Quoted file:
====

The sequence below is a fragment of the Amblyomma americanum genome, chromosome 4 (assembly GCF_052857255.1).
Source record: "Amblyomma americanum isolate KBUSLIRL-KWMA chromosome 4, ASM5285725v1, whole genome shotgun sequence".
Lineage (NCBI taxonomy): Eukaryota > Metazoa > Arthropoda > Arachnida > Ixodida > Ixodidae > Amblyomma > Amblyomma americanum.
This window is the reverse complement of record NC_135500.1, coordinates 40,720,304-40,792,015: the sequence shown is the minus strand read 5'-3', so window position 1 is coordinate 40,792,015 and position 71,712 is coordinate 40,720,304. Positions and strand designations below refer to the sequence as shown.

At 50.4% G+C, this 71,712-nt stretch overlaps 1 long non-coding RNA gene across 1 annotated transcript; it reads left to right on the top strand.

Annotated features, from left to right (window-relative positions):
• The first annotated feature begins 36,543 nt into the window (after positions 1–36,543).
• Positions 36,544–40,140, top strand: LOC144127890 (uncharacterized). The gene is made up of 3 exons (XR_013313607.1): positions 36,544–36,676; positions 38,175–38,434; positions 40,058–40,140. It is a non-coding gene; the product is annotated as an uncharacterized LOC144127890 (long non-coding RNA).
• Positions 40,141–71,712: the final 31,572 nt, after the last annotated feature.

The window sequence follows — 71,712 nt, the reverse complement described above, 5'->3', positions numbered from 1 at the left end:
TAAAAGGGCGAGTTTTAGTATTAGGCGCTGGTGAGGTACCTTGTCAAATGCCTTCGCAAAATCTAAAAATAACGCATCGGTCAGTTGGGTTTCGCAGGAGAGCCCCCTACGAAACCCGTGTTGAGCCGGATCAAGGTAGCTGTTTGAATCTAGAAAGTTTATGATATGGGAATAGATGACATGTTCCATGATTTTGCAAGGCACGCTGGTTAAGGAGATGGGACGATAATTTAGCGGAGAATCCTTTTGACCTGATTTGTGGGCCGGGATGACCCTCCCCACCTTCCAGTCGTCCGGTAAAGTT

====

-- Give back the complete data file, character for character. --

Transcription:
The sequence below is a fragment of the Amblyomma americanum genome, chromosome 4 (assembly GCF_052857255.1).
Source record: "Amblyomma americanum isolate KBUSLIRL-KWMA chromosome 4, ASM5285725v1, whole genome shotgun sequence".
Lineage (NCBI taxonomy): Eukaryota > Metazoa > Arthropoda > Arachnida > Ixodida > Ixodidae > Amblyomma > Amblyomma americanum.
This window is the reverse complement of record NC_135500.1, coordinates 40,720,304-40,792,015: the sequence shown is the minus strand read 5'-3', so window position 1 is coordinate 40,792,015 and position 71,712 is coordinate 40,720,304. Positions and strand designations below refer to the sequence as shown.

At 50.4% G+C, this 71,712-nt stretch overlaps 1 long non-coding RNA gene across 1 annotated transcript; it reads left to right on the top strand.

Annotated features, from left to right (window-relative positions):
• The first annotated feature begins 36,543 nt into the window (after positions 1–36,543).
• Positions 36,544–40,140, top strand: LOC144127890 (uncharacterized). The gene is made up of 3 exons (XR_013313607.1): positions 36,544–36,676; positions 38,175–38,434; positions 40,058–40,140. It is a non-coding gene; the product is annotated as an uncharacterized LOC144127890 (long non-coding RNA).
• Positions 40,141–71,712: the final 31,572 nt, after the last annotated feature.

The window sequence follows — 71,712 nt, the reverse complement described above, 5'->3', positions numbered from 1 at the left end:
TAAAAGGGCGAGTTTTAGTATTAGGCGCTGGTGAGGTACCTTGTCAAATGCCTTCGCAAAATCTAAAAATAACGCATCGGTCAGTTGGGTTTCGCAGGAGAGCCCCCTACGAAACCCGTGTTGAGCCGGATCAAGGTAGCTGTTTGAATCTAGAAAGTTTATGATATGGGAATAGATGACATGTTCCATGATTTTGCAAGGCACGCTGGTTAAGGAGATGGGACGATAATTTAGCGGAGAATCCTTTTGACCTGATTTGTGGGCCGGGATGACCCTCCCCACCTTCCAGTCGTCCGGTAAAGTT